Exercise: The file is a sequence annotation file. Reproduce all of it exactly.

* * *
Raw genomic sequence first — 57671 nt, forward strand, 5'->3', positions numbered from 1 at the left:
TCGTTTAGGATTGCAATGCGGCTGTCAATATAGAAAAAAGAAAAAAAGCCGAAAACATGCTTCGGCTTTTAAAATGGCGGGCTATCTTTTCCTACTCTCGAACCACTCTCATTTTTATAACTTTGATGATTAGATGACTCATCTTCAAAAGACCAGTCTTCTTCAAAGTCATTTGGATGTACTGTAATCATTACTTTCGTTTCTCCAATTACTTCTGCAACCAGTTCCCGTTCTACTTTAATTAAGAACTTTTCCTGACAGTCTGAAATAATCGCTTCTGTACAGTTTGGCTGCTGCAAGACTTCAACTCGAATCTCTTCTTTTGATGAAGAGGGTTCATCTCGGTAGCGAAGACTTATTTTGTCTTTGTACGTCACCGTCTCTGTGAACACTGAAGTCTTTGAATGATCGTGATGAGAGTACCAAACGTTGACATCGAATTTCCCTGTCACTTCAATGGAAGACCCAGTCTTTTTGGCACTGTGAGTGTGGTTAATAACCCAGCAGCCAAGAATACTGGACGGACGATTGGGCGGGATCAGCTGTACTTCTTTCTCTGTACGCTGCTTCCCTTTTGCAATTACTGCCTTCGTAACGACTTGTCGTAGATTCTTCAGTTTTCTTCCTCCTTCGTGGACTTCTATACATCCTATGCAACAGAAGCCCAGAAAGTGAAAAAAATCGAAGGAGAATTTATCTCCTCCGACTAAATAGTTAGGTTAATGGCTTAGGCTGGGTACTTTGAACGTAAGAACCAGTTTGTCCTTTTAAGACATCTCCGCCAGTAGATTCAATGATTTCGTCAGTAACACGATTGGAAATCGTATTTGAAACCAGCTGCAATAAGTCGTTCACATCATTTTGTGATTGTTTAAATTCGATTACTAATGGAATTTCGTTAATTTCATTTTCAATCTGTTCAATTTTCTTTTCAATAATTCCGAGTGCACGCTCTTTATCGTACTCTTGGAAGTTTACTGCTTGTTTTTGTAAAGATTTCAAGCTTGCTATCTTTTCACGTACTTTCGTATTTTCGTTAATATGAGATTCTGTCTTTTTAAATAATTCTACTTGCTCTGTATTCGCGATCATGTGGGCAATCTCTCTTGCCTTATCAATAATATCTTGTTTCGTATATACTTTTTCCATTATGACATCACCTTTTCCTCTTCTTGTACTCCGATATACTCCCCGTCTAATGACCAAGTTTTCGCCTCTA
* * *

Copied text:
Raw genomic sequence first — 57671 nt, forward strand, 5'->3', positions numbered from 1 at the left:
TCGTTTAGGATTGCAATGCGGCTGTCAATATAGAAAAAAGAAAAAAAGCCGAAAACATGCTTCGGCTTTTAAAATGGCGGGCTATCTTTTCCTACTCTCGAACCACTCTCATTTTTATAACTTTGATGATTAGATGACTCATCTTCAAAAGACCAGTCTTCTTCAAAGTCATTTGGATGTACTGTAATCATTACTTTCGTTTCTCCAATTACTTCTGCAACCAGTTCCCGTTCTACTTTAATTAAGAACTTTTCCTGACAGTCTGAAATAATCGCTTCTGTACAGTTTGGCTGCTGCAAGACTTCAACTCGAATCTCTTCTTTTGATGAAGAGGGTTCATCTCGGTAGCGAAGACTTATTTTGTCTTTGTACGTCACCGTCTCTGTGAACACTGAAGTCTTTGAATGATCGTGATGAGAGTACCAAACGTTGACATCGAATTTCCCTGTCACTTCAATGGAAGACCCAGTCTTTTTGGCACTGTGAGTGTGGTTAATAACCCAGCAGCCAAGAATACTGGACGGACGATTGGGCGGGATCAGCTGTACTTCTTTCTCTGTACGCTGCTTCCCTTTTGCAATTACTGCCTTCGTAACGACTTGTCGTAGATTCTTCAGTTTTCTTCCTCCTTCGTGGACTTCTATACATCCTATGCAACAGAAGCCCAGAAAGTGAAAAAAATCGAAGGAGAATTTATCTCCTCCGACTAAATAGTTAGGTTAATGGCTTAGGCTGGGTACTTTGAACGTAAGAACCAGTTTGTCCTTTTAAGACATCTCCGCCAGTAGATTCAATGATTTCGTCAGTAACACGATTGGAAATCGTATTTGAAACCAGCTGCAATAAGTCGTTCACATCATTTTGTGATTGTTTAAATTCGATTACTAATGGAATTTCGTTAATTTCATTTTCAATCTGTTCAATTTTCTTTTCAATAATTCCGAGTGCACGCTCTTTATCGTACTCTTGGAAGTTTACTGCTTGTTTTTGTAAAGATTTCAAGCTTGCTATCTTTTCACGTACTTTCGTATTTTCGTTAATATGAGATTCTGTCTTTTTAAATAATTCTACTTGCTCTGTATTCGCGATCATGTGGGCAATCTCTCTTGCCTTATCAATAATATCTTGTTTCGTATATACTTTTTCCATTATGACATCACCTTTTCCTCTTCTTGTACTCCGATATACTCCCCGTCTAATGACCAAGTTTTCGCCTCTA